BEIJING, April 18 (Xinhua) -- Chinese writers and citizens mourned the death of Nobel laureate Gabriel Garcia Marquez, the Colombian writer most famous for his work "One Hundred Years of Solitude," on Friday.
Garcia Marquez passed away Thursday in his home in Mexico City at the age of 87. He checked into a hospital on April 3 due to "dehydration and bronchial and urinary tract infections."
"Although I had some mental preparation, I was still shocked," said Fan Ye, a Chinese translator of "One Hundred Years of Solitude," on China's Twitter-like microblogging service Sina Weibo.
Fan, a teacher at Peking University with a doctorate degree in Spanish literature, translated the masterpiece into Chinese in 2011.
Fan said early Friday that he is in Colombia and that a few hours ago he was staying at the square where Garcia Marquez slept for one night during college. The Chinese translator said he plans to visit his hometown next week.
"The death of Garcia Marquez is a pity, but such a great writer will never leave us," said Sun Ganlu, a Chinese writer and deputy chairman of Shanghai Writers' Association.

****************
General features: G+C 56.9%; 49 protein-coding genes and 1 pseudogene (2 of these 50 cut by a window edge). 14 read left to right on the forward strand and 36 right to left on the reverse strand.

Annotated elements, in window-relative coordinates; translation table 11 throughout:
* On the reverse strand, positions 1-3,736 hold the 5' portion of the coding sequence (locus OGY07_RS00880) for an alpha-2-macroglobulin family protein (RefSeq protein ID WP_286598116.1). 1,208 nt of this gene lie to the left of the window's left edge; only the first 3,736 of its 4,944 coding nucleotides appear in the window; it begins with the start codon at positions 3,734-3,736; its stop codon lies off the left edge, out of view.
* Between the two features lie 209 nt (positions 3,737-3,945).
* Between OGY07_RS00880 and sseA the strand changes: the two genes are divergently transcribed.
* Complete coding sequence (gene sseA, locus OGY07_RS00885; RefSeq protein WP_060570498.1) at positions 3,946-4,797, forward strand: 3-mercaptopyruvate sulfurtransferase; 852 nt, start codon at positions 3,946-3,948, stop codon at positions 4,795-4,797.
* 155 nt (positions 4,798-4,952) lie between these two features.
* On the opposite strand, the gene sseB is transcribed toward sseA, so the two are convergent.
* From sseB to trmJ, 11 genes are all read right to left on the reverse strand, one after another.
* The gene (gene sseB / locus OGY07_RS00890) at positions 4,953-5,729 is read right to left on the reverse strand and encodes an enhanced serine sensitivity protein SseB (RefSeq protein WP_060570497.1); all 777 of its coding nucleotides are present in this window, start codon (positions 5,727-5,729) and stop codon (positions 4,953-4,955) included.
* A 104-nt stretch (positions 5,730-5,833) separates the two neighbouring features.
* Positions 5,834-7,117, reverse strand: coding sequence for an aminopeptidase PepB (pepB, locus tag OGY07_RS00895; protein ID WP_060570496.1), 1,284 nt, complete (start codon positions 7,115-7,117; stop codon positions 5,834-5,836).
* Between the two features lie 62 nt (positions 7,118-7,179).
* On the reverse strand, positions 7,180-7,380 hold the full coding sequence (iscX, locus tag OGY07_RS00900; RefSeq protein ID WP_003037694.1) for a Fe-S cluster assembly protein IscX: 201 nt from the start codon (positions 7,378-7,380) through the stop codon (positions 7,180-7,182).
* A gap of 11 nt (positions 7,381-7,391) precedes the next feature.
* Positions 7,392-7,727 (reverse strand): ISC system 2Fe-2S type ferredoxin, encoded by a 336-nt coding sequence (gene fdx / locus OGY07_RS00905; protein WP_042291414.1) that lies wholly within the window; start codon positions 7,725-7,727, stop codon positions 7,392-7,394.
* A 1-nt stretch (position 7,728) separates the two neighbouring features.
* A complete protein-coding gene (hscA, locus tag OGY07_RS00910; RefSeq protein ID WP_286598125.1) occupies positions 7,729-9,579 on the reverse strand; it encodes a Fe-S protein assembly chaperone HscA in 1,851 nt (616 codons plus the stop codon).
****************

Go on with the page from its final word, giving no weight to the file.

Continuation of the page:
Sun said he preferred his works such as "No One Writes to the Colonel," "Autumn of the Patriarch" and "Love in the Time of Cholera," which he read in the 1980s and 1990s.
"His works deserve re-reading and he will not be forgotten by people as time goes on," said Sun. "I shall read Garcia Marquez again, as the best way to remember a writer is to re-read his works."
Chinese literature is so familiar with Garcia Marquez that he does not seem like a foreign writer, said Zhou Limin, a literary critic in Shanghai.
In the late 1980s, the works of Western literary masters such as Garcia Marquez were introduced and imitated in China and they contributed profoundly to the development of Chinese literature, said Zhou.
Mo Yan, the first Chinese national to win the 2012 Nobel Prize for literature, had talked about Garcia Marquez's impact on him.
"When I read "One Hundred Years of Solitude" for the first time in 1984, I was surprised that novels could have been written that way," said Mo while lecturing at Zhejiang University in December.
Mo said he had since been "fighting" the influence of Garcia Marquez for many years in order to write works of his own style.
Mo's works merge hallucinatory realism with folk tales, history and the contemporary. He said the "magic realism" of Latin American literature had a great impact on his early works and some of his novels imitated the genre.